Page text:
01 Oct 2012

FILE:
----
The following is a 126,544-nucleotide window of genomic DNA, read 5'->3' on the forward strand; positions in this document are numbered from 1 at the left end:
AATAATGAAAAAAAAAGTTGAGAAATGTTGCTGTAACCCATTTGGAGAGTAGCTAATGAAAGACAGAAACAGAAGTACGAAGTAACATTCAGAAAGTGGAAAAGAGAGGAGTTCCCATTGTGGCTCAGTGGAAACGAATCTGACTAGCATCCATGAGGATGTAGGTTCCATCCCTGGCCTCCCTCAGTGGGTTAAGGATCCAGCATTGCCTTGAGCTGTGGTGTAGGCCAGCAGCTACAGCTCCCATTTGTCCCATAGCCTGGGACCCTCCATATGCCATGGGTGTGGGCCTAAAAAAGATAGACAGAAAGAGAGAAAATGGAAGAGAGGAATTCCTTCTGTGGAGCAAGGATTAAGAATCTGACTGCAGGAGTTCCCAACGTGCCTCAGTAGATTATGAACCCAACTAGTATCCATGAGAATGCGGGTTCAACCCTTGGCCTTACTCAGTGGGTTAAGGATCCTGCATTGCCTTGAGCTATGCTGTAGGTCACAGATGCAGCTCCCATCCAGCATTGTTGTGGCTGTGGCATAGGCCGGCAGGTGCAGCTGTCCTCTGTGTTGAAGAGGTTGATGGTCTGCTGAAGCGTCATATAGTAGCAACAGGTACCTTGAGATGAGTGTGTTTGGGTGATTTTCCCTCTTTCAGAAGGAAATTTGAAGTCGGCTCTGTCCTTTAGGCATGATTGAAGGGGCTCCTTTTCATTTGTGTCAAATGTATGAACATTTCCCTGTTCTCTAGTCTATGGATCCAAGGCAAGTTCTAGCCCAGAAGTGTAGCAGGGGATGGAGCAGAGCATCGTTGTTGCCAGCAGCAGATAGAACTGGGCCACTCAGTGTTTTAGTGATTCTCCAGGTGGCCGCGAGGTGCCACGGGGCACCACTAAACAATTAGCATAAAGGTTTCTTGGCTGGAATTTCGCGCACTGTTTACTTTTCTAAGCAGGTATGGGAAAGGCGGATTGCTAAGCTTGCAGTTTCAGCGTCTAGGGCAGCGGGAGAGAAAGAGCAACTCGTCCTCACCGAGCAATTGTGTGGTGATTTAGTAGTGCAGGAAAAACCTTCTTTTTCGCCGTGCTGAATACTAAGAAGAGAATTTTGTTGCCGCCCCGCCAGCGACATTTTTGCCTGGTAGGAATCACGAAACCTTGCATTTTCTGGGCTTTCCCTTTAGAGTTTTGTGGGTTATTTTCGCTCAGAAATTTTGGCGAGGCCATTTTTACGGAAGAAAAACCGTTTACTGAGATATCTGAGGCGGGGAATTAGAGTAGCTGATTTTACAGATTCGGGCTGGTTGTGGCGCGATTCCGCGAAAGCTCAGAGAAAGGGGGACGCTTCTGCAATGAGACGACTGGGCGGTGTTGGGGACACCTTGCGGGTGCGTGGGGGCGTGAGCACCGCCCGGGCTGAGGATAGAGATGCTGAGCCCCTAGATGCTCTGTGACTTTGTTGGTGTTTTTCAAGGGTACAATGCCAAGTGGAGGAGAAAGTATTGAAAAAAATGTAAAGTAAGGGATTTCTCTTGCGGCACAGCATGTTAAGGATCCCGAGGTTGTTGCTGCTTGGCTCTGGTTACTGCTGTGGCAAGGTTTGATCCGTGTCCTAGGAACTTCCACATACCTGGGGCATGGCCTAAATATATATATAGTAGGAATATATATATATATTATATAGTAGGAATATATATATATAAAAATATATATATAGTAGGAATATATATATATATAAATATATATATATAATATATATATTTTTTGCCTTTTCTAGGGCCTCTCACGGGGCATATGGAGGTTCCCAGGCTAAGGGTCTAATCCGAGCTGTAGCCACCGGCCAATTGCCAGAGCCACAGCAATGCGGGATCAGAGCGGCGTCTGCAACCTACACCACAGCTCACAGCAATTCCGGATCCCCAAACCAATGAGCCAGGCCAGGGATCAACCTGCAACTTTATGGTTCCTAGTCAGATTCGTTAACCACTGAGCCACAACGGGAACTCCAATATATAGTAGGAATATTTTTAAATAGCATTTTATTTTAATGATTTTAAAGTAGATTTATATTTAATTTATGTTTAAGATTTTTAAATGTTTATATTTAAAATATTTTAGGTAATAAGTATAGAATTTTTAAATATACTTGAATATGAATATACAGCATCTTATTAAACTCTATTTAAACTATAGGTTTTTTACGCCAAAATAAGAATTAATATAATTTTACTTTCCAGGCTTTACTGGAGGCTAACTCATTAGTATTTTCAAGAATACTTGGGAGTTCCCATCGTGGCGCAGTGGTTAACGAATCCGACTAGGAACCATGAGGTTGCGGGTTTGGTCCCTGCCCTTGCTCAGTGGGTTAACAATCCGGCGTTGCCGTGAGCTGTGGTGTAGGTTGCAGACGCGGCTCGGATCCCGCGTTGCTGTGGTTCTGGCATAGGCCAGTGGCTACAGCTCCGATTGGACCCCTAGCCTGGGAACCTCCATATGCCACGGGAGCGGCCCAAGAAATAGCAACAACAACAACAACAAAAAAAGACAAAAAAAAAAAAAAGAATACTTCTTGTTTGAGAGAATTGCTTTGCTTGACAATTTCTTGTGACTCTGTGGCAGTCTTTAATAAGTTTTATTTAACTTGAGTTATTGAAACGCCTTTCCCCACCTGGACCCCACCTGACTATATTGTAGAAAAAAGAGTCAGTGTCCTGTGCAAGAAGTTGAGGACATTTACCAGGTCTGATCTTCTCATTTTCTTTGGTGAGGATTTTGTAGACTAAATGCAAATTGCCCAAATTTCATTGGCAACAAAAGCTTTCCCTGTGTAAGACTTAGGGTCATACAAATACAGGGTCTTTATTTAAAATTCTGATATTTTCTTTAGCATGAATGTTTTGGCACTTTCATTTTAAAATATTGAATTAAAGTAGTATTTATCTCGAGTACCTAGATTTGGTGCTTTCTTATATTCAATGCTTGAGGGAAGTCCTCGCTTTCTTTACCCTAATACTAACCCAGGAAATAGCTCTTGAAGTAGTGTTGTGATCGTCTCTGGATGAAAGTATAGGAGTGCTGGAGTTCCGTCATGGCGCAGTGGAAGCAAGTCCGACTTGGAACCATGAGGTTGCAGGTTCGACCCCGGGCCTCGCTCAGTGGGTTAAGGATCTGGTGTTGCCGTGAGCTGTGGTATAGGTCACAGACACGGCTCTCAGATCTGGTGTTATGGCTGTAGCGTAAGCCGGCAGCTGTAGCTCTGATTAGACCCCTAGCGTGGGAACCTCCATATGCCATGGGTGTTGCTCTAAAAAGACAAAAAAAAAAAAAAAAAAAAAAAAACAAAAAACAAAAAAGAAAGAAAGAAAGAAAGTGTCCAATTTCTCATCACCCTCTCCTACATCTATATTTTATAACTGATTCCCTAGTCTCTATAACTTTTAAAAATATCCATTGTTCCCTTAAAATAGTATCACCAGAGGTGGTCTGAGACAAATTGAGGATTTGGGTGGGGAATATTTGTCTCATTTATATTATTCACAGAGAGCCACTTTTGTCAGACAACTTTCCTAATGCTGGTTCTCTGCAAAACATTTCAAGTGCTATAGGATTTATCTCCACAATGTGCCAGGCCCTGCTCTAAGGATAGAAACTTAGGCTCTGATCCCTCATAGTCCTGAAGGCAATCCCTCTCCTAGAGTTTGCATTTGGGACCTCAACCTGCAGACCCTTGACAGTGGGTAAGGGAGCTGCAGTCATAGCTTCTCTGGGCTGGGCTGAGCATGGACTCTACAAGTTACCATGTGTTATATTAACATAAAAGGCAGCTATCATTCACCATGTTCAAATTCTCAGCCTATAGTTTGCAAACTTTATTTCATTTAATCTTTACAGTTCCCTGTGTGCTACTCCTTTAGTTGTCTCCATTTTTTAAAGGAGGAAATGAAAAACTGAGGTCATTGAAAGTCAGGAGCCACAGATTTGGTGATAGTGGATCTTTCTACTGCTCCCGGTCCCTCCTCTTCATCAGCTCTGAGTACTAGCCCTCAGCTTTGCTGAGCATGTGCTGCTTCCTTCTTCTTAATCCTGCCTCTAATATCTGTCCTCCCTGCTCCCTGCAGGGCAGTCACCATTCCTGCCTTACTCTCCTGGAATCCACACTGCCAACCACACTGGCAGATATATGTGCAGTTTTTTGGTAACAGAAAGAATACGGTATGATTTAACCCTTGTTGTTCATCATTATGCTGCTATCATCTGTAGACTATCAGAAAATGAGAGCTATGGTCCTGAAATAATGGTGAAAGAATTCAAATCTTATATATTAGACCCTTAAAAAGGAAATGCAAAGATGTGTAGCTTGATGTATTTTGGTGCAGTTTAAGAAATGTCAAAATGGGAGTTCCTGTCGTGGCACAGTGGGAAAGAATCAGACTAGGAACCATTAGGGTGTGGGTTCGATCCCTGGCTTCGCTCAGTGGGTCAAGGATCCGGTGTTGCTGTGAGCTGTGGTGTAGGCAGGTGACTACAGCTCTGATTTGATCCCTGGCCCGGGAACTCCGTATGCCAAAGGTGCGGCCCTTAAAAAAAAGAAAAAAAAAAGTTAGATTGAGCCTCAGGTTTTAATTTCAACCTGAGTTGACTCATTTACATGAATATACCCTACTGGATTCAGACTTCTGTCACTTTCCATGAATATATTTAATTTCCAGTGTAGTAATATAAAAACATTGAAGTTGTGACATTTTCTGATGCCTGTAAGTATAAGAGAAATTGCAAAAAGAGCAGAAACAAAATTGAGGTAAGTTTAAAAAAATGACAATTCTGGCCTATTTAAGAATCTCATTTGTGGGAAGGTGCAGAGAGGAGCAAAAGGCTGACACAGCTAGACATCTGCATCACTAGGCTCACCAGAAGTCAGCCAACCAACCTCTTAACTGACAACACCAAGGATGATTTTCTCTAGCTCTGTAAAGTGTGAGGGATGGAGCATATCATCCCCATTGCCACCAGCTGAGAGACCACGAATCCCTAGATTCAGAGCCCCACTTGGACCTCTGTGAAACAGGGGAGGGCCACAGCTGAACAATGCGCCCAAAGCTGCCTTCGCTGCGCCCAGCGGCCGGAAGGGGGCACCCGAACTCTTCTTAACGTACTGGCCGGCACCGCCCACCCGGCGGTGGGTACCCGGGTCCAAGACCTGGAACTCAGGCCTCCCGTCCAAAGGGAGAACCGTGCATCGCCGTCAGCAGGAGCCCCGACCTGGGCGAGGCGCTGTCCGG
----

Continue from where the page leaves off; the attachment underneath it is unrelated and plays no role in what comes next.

There was, I think, a conflict—perhaps a productive one—at the heart of this enormous multidisciplinary show, and it can be located exactly in the tension between those two words. On the one hand, many of the artworks and the stories they told circled around collective traumas: those of Nazi Germany and, much more recently, those of Afghanistan or the countries involved in the Arab Spring. Indeed, Christov-Bakargiev’s focus on what she calls “collapse and recovery” is so familiar from recent cultural theory that it is almost a cliché to speak of a traumatic temporality at the very core of all avant-garde artistic developments. But on the other hand, such psychoanalytic language here collides with the idiom of a new, object-oriented philosophy that wants to liberate us once and for all from anthropocentrism and consider instead what the catalogue calls the “inanimate makers of the world.” In fact, Christov-Bakargiev’s project is in many ways perfectly in tune with the approaches today discussed as “speculative realism,” with its ambition to rid our thinking of the obsession with that historically overemphasized relationship between a perceiving subject and a known object. Instead, the argument goes, we should look into other equally exciting and productive relationships in the world, consisting of so many human and nonhuman actors, or “actants,” as Bruno Latour would put it. Philosopher Graham Harman goes so far as to claim: “Atoms and molecules are actants, as are children, raindrops, bullet trains, politicians, and numerals. All entities are on exactly the same ontological footing.” One can go further still: To quote from an interview with Christov-Bakargiev, “The question is not whether we give dogs or strawberries permission to vote, but how a strawberry can assert its political intention.”